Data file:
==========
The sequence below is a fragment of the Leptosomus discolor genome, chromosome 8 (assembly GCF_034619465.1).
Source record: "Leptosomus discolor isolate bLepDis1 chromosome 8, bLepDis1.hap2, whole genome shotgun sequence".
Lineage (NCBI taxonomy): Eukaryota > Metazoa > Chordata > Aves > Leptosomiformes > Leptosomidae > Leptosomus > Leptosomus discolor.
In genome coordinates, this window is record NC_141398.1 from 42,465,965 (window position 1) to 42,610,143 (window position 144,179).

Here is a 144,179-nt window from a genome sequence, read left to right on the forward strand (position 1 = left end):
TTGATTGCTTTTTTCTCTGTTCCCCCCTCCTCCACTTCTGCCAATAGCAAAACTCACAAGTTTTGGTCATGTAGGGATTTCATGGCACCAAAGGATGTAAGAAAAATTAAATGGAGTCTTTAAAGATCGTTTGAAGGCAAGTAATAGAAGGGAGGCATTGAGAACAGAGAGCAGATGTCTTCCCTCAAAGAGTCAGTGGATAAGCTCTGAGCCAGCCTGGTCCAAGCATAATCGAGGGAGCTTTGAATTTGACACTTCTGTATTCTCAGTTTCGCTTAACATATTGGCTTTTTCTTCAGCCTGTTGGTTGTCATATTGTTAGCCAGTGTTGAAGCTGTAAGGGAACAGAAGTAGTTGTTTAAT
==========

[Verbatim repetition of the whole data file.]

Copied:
The sequence below is a fragment of the Leptosomus discolor genome, chromosome 8 (assembly GCF_034619465.1).
Source record: "Leptosomus discolor isolate bLepDis1 chromosome 8, bLepDis1.hap2, whole genome shotgun sequence".
Lineage (NCBI taxonomy): Eukaryota > Metazoa > Chordata > Aves > Leptosomiformes > Leptosomidae > Leptosomus > Leptosomus discolor.
In genome coordinates, this window is record NC_141398.1 from 42,465,965 (window position 1) to 42,610,143 (window position 144,179).

Here is a 144,179-nt window from a genome sequence, read left to right on the forward strand (position 1 = left end):
TTGATTGCTTTTTTCTCTGTTCCCCCCTCCTCCACTTCTGCCAATAGCAAAACTCACAAGTTTTGGTCATGTAGGGATTTCATGGCACCAAAGGATGTAAGAAAAATTAAATGGAGTCTTTAAAGATCGTTTGAAGGCAAGTAATAGAAGGGAGGCATTGAGAACAGAGAGCAGATGTCTTCCCTCAAAGAGTCAGTGGATAAGCTCTGAGCCAGCCTGGTCCAAGCATAATCGAGGGAGCTTTGAATTTGACACTTCTGTATTCTCAGTTTCGCTTAACATATTGGCTTTTTCTTCAGCCTGTTGGTTGTCATATTGTTAGCCAGTGTTGAAGCTGTAAGGGAACAGAAGTAGTTGTTTAAT